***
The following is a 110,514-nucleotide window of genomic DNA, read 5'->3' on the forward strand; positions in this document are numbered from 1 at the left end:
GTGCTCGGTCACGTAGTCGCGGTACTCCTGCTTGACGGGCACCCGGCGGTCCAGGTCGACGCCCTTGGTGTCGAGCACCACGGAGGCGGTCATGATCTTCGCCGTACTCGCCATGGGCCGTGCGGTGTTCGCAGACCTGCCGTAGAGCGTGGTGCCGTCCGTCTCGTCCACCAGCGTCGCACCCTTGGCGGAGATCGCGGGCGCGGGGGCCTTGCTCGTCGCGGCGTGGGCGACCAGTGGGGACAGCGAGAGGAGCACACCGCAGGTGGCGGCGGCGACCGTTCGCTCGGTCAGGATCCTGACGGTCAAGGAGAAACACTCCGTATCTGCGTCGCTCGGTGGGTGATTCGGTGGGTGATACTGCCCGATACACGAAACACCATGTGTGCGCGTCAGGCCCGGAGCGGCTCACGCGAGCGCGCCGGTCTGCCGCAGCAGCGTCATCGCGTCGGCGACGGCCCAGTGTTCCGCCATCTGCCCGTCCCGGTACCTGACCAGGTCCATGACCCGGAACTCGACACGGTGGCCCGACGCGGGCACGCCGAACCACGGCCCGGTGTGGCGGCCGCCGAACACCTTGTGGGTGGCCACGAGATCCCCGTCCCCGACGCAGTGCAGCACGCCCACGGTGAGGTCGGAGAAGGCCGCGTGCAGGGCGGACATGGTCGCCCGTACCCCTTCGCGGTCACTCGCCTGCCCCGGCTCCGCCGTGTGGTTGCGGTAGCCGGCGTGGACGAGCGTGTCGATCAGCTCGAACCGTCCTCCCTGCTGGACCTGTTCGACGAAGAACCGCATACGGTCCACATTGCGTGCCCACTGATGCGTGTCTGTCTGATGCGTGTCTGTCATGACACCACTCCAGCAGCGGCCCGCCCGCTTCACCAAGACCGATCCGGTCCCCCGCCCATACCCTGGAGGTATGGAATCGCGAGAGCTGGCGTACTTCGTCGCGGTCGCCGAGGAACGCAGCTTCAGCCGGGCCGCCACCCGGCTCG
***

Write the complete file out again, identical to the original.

The following is a 110,514-nucleotide window of genomic DNA, read 5'->3' on the forward strand; positions in this document are numbered from 1 at the left end:
GTGCTCGGTCACGTAGTCGCGGTACTCCTGCTTGACGGGCACCCGGCGGTCCAGGTCGACGCCCTTGGTGTCGAGCACCACGGAGGCGGTCATGATCTTCGCCGTACTCGCCATGGGCCGTGCGGTGTTCGCAGACCTGCCGTAGAGCGTGGTGCCGTCCGTCTCGTCCACCAGCGTCGCACCCTTGGCGGAGATCGCGGGCGCGGGGGCCTTGCTCGTCGCGGCGTGGGCGACCAGTGGGGACAGCGAGAGGAGCACACCGCAGGTGGCGGCGGCGACCGTTCGCTCGGTCAGGATCCTGACGGTCAAGGAGAAACACTCCGTATCTGCGTCGCTCGGTGGGTGATTCGGTGGGTGATACTGCCCGATACACGAAACACCATGTGTGCGCGTCAGGCCCGGAGCGGCTCACGCGAGCGCGCCGGTCTGCCGCAGCAGCGTCATCGCGTCGGCGACGGCCCAGTGTTCCGCCATCTGCCCGTCCCGGTACCTGACCAGGTCCATGACCCGGAACTCGACACGGTGGCCCGACGCGGGCACGCCGAACCACGGCCCGGTGTGGCGGCCGCCGAACACCTTGTGGGTGGCCACGAGATCCCCGTCCCCGACGCAGTGCAGCACGCCCACGGTGAGGTCGGAGAAGGCCGCGTGCAGGGCGGACATGGTCGCCCGTACCCCTTCGCGGTCACTCGCCTGCCCCGGCTCCGCCGTGTGGTTGCGGTAGCCGGCGTGGACGAGCGTGTCGATCAGCTCGAACCGTCCTCCCTGCTGGACCTGTTCGACGAAGAACCGCATACGGTCCACATTGCGTGCCCACTGATGCGTGTCTGTCTGATGCGTGTCTGTCATGACACCACTCCAGCAGCGGCCCGCCCGCTTCACCAAGACCGATCCGGTCCCCCGCCCATACCCTGGAGGTATGGAATCGCGAGAGCTGGCGTACTTCGTCGCGGTCGCCGAGGAACGCAGCTTCAGCCGGGCCGCCACCCGGCTCG